The simplest estimation model will always be better than not taking these factors into account at all.
The great advantage of this approach is that there is no need to change the model, it is just a matter of changing its underlying parameters. Indeed, investment decision models such as NPV are well established in the financial departments of companies, and they are commonly used because of their great conceptual soundness. So, it is better to adapt a widely used model, rather than trying to impose a new standard.
Accepting the current limits of our financial models
On the other hand, some parameters of the NPV model cannot be changed as easily: whereas we can easily contemplate to include new information in the estimation of projected cash flows, the adaptation of the discount rate presents greater difficulties when it comes to integrating sustainable development issues. Indeed, this rate is supposed to represent the level of risk of the investment project under consideration: in finance, to each level of risk corresponds a level of required profitability.
But when it comes to integrating sustainability issues in the discount rate of investment projects, things become tricky. For sure, we can always add a risk premium for the projects that do not comply in terms of sustainability, but the crucial question is to correctly estimate this risk premium. Should a project that degrades natural resources have a discount rate increased by +1%, +3% or +7%? To answer this question, it is necessary to be able to quantify environmental risk premia, statistically speaking, which is currently difficult to do. Indeed, all classical models in finance are based on the concept of a perfectly diversified portfolio, in which the risks of certain companies are offset by different risks in other sectors. To achieve this overall balance, opposites are needed: virtuous companies versus “vice” companies (tobacco, gambling, weapons), cyclical companies versus stable companies, and environmentally destructive companies versus socially responsible companies.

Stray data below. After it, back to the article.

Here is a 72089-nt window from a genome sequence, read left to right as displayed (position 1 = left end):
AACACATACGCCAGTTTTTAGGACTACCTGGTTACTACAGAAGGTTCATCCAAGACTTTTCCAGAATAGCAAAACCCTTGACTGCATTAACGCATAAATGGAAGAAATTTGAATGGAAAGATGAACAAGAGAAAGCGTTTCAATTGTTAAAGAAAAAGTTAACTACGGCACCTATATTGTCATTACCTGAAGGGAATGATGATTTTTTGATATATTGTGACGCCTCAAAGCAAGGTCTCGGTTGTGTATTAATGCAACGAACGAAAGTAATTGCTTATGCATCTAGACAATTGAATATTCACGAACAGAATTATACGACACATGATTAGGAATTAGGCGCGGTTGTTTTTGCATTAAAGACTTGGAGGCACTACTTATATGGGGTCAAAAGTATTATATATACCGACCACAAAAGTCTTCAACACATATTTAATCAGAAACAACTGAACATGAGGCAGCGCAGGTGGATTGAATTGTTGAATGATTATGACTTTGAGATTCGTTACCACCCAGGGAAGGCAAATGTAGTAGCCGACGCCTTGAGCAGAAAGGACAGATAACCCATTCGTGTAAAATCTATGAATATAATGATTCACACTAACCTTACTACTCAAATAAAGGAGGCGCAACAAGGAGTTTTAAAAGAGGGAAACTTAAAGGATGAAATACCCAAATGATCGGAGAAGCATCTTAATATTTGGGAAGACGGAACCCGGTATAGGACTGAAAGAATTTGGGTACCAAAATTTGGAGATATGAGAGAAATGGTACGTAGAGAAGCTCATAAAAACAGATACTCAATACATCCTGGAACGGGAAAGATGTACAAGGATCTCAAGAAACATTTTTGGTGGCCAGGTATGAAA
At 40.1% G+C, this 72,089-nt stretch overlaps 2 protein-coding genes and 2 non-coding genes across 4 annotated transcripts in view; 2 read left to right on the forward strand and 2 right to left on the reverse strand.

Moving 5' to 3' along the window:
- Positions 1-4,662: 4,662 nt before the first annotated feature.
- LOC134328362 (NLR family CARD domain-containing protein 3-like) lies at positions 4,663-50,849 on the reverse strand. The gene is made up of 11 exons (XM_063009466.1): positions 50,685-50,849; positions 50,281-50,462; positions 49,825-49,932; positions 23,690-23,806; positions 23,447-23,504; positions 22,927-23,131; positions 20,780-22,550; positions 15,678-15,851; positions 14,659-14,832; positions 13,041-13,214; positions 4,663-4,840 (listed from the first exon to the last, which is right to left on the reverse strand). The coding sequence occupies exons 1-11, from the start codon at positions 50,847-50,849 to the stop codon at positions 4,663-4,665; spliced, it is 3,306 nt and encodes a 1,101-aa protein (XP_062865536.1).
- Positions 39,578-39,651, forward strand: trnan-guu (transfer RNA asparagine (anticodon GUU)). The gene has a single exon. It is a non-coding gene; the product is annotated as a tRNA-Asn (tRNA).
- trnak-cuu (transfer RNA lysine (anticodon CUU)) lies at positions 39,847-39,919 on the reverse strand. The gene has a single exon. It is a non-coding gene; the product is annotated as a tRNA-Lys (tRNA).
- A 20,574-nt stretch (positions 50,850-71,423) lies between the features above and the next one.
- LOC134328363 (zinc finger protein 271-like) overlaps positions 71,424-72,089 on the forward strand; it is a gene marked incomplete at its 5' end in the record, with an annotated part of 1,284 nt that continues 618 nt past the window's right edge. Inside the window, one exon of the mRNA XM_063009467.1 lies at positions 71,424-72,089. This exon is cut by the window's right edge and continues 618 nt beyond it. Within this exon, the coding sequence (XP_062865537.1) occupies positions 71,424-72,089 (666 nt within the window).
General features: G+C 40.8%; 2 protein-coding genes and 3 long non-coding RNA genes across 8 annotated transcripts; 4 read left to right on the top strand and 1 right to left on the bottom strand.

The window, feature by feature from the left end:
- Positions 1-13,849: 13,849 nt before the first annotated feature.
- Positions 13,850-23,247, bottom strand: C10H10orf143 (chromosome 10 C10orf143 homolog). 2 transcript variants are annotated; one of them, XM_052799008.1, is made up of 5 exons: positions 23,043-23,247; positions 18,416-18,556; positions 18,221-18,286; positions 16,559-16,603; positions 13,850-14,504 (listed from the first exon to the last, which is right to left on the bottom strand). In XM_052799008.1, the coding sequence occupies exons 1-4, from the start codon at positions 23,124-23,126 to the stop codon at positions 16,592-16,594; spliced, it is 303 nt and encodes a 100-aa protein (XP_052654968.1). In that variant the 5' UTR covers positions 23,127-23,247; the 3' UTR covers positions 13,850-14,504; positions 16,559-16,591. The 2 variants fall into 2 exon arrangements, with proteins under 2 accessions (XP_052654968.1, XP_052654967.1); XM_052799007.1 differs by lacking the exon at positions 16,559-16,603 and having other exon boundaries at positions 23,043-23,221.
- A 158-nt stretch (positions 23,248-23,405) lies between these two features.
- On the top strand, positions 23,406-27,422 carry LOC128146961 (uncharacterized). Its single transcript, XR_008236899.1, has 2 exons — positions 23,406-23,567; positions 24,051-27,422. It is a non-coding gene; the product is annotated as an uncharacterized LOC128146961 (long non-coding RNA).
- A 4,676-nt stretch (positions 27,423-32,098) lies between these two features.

Today, some investors are indeed ready to consider investment projects on three distinct axes: risk, profitability, and sustainability – but other investors will still continue to apply a simple risk/return ratio instead. They will look for the most profitable company, whatever its environmental score.
It is, therefore, better, for the time being, to leave the discount rate alone and to focus mostly on including sustainability costs in projected cash flows. This is a first (easy?) step for sustainability to tiptoe into financial models.
Feature photo credit: Thanit – stock.adobe.com.